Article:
In a recently published Strategic Perspective, Saugatuck articulates how a Hosted Private Cloud may be the best alternative for workloads involving sensitive data requiring a degree of security. In addition we offer seven additional key factors to consider when evaluating Cloud offerings for specific workloads:
- Optimal Capacity
- Flexible Capacity
- Server Provisioning
- Availability and Disaster Recovery
- Application considerations
- Metered Usage and Chargeback
What is Happening?
Quietly included in Microsoft’s quarterly analyst call this week was a critically strategic positioning statement, followed by some clarification, by company CEO Satya Nadella. The topic? “One Windows.” Saugatuck believes that the “One Windows” effort is actually a core strategic positioning by MSFT – one which has been widely misinterpreted, and therefore discounted in the marketplace.
The most widely held misunderstanding right now is that “One Windows” means the same OS, the same UI, the same everything, everywhere, on any device.
In our view, what “One Windows” really means is a unified development strategy leading to a centrally-governed, federated union of developers, partners, and customers across Windows and all related software and devices, as follows:
- One internal Microsoft team coordinating and developing all Windows alternatives – including the Xbox One OS. This began a year ago, with the establishment of the “Unified Operating System Group.”
- One common NT core. Each Windows version is built on top of this core, and is adapted/optimized for the range of devices and environments in which it will be run.
- One app/software store with one common business model across all Windows versions and developer/user environments.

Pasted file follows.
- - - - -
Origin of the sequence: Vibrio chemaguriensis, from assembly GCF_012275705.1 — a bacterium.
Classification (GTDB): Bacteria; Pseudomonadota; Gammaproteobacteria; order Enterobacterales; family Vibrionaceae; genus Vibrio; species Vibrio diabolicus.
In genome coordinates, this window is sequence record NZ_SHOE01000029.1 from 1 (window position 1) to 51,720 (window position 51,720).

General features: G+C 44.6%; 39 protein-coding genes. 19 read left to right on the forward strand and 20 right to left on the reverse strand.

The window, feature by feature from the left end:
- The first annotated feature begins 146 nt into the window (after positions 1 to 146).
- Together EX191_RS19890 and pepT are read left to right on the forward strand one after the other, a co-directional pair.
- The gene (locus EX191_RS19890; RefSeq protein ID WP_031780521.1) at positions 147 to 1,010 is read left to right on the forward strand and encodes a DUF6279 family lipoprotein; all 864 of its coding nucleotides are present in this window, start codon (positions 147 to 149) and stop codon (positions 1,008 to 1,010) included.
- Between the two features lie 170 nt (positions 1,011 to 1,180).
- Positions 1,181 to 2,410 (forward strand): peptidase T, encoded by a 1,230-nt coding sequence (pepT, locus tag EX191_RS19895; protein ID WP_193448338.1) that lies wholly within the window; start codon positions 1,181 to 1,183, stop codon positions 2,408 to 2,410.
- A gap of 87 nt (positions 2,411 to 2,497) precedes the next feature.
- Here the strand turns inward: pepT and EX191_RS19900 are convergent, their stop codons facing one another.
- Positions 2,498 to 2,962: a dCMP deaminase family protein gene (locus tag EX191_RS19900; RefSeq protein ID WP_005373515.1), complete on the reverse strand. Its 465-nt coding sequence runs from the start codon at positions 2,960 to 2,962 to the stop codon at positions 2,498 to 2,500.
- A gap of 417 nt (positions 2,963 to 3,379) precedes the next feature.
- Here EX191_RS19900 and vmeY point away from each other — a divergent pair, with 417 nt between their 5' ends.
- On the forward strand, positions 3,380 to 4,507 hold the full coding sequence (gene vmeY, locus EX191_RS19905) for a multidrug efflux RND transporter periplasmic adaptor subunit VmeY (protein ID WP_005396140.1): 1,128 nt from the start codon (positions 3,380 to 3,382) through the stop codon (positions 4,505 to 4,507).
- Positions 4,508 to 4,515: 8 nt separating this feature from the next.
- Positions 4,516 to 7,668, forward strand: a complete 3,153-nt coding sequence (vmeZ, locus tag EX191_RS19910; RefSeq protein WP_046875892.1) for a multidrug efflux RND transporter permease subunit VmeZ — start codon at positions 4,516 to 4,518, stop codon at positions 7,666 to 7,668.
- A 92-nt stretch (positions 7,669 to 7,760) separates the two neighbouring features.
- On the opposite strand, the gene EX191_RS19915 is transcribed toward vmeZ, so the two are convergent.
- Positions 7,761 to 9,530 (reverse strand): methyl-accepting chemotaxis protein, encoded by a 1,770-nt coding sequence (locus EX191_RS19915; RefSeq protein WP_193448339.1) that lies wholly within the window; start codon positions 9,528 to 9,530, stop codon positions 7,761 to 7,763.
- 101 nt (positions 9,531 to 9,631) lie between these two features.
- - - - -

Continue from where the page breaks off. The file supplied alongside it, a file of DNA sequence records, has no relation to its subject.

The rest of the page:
- One unified developer platform that enables developers to “write once and run on any Windows variant,” suggesting a long-term goal of “universal Windows apps.” This still requires lots of work on APIs and tools.
“Cloud Robotics” as a term is only a few years old, but the idea has been around for some time. If complex sensory tasks can be performed at a distance, then robots will need to have less bulky processing units on board. With expanding connectivity and higher bandwidths, some of the latency issues in this type of arrangement are being removed, and many vendors are looking at this area with renewed interest.
Robotics are essential to modern industry, and will play an ever-increasing role in daily life. Many, such as vehicles, will require some degree of autonomy. They will also require an ever increasing amount of processing and storage. The Cloud makes it possible to virtualize robot components and provide sensory and other solutions that can take advantage of the enormous facilities of Cloud IT. Robotic components can be virtualized and provided for interaction and download as a Robot-as-a-Service parts. Using the Cloud, moreover, provides access to all of the data and programming available on the Internet, and the ability to directly share learning between robots. It also makes it possible to coordinate robot teams for work on complex processes. Continue reading